Islamization of Palestine

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Dome of the Rock on the Temple Mount, Jerusalem was built by the Caliph Abd al Malik in 691, making it the oldest extant Islamic building in the world.[1]

The Islamization of Palestine occurred as a result of the Islamic conquest in 640. It was a long process that included immigration of Muslim Arabs, as well as other Muslims, from other regions[disputed ], as well as conversion to Islam by some of the indigenous Christian, Samaritan and Jewish population of the area. Islam did not become the majority religion of Palestine until at least the 9th century and possibly even as late as the Mamluk era (1250–1516).[citation needed] This occurred simultaneously with acculturation of the locals into Arab identity and the establishment of Arabic as the lingua franca, which eventually became their sole vernacular.[2]

Historical overview[edit]

The Muslim Arab army attacked Jerusalem, held by the Byzantine Romans, in November, 636. For four months the siege continued. Ultimately, the Orthodox Patriarch of Jerusalem, Sophronius, agreed to surrender Jerusalem to Caliph Umar in person. Caliph Umar, then at Medina, agreed to these terms and traveled to Jerusalem to sign the capitulation in the spring of 637. Sophronius also negotiated a pact with Caliph Umar, known as the Umariyya Covenant or Covenant of Omar, allowing for religious freedom for Christians in exchange for jizya, a tax to be paid by conquered non-Muslims, called "dhimmis." Under Muslim Rule, the Christian and Jewish population of Jerusalem in this period enjoyed the usual tolerance given to non-Muslim theists.[3] [4]

Having accepted the surrender, Caliph Umar then entered Jerusalem with Sophronius "and courteously discoursed with the patriarch concerning its religious antiquities". When the hour for his prayer came, Umar was in the Anastasis, but refused to pray there, lest in the future the Muslims should use that as an excuse to break the treaty and confiscate the church. The Mosque of Omar,opposite the doors of the Anastasis, with the tall minaret, is known as the place to which he retired for his prayer.

According to the historian James William Parkes, during the 1st century after the Arab conquest (640–740), the caliph and governors of Syria and the Holy Land ruled entirely over Christian and Jewish subjects. He further states that apart from the Bedouin in the earliest days, the only Arabs west of the Jordan were the garrisons.[5]

Bishop Arculf, whose account of his pilgrimage to the Holy Land in the 7th century, De Locis Sanctis, written down by the monk Adamnan, described reasonably pleasant living conditions of Christians in Palestine in the first period of Muslim rule. The caliphs of Damascus (661–750) were tolerant princes who were on generally good terms with their Christian subjects. Many Christians (e.g. St. John Damascene) held important offices at their court. The Abbasid caliphs at Baghdad (753–1242), as long as they ruled Syria, were also tolerant of the Christians. Harun Abu-Ja-'afar, (786–809) sent the keys of the Holy Sepulchre to Charlemagne, who built a hospice for Latin pilgrims near the shrine.[12]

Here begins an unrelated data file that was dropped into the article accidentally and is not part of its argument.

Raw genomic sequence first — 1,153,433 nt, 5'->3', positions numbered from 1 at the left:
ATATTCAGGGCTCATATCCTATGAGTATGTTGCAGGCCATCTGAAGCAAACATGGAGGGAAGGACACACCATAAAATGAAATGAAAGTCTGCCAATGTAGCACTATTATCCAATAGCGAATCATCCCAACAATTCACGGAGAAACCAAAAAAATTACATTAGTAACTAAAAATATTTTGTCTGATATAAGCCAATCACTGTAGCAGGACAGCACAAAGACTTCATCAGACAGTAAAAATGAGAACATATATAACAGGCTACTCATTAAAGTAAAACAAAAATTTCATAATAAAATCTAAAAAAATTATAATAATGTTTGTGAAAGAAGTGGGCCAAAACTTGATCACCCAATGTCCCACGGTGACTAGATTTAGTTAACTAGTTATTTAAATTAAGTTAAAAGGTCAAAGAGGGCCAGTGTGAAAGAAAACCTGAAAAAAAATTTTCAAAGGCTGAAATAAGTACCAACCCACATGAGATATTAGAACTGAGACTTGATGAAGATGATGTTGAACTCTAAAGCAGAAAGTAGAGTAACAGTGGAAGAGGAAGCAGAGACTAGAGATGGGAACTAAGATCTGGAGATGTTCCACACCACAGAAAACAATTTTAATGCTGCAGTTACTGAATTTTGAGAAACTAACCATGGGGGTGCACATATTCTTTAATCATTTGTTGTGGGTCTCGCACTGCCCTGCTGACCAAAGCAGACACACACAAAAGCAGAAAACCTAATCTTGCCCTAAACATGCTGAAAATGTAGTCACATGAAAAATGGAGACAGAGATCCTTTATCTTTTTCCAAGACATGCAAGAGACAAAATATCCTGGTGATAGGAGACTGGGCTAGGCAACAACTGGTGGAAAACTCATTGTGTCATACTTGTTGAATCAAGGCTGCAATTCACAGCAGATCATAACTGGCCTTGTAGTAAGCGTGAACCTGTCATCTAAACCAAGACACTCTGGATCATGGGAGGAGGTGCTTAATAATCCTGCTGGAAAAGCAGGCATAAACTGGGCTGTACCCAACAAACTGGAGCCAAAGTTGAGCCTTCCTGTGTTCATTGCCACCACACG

Rival dynasties and revolutions led to the eventual disunion of the Muslim world. In the 9th century, Palestine was conquered by the Fatimid dynasty out of North Africa. Palestine once again became a battleground as the various enemies of the Fatimids attacked. At the same time, the Byzantine Romans continued to attempt to regain their lost territories, including Jerusalem. Christians in Jerusalem who sided with the Romans were put to death for high treason by the ruling Muslims. In 969, the Patriarch of Jerusalem, John VII, was put to death for treasonable correspondence with the Romans. The sixth Fatimid caliph, Caliph Al-Hakim (996–1021), who was believed to be "God made manifest" by the Druze, destroyed the Holy Sepulchre in 1009. This powerful provocation started the near 90-year preparation towards the First Crusade.[6]

After the Crusaders lost to the Muslims in the Holy Land, the Muslim population became the majority, as a result of that many Muslim shrines were built such as Maqam al-Nabi Yamin, Maqam al-Nabi Musa, Maqam al-Nabi Rubin and many more shrines that Muslims described as a burial sites of Prophets, Sahabas and even what they considered holy Muslim martyrs from Crusader and pre-Crusader times. Some historians[who?] say that the shrines were built to make a good strategic positions for Muslims (for example Nabi Musa was built on the road from Jerusalem to Jericho).

See also[edit]


  1. ^ Rizwi Faizer (1998). "The Shape of the Holy: Early Islamic Jerusalem". Rizwi's Bibliography for Medieval Islam. Archived from the original on 2002-02-10. 
  2. ^ Mark A. Tessler, A History of the Israeli-Palestinian conflict, Indiana University Press, 1994, ISBN 0-253-20873-4, M1 Google Print, p. 70.
  3. ^ "Jerusalem". Catholic Encyclopedia. 1910. 
  4. ^ Marcus, Jacob Rader (March 2000). The Jew in the Medieval World: A Source Book, 315-1791 (Revised ed.). Hebrew Union College Press. pp. 13–15. ISBN 0-87820-217-X. 
  5. ^ James William Parkes, Whose Land? A History of the Peoples of Palestine (Penguin books, 1970), p. 66
  6. ^ Charles Mills (June 1820). "Mill's History of the Crusades". The Eclectic Review. Retrieved 2014-08-12.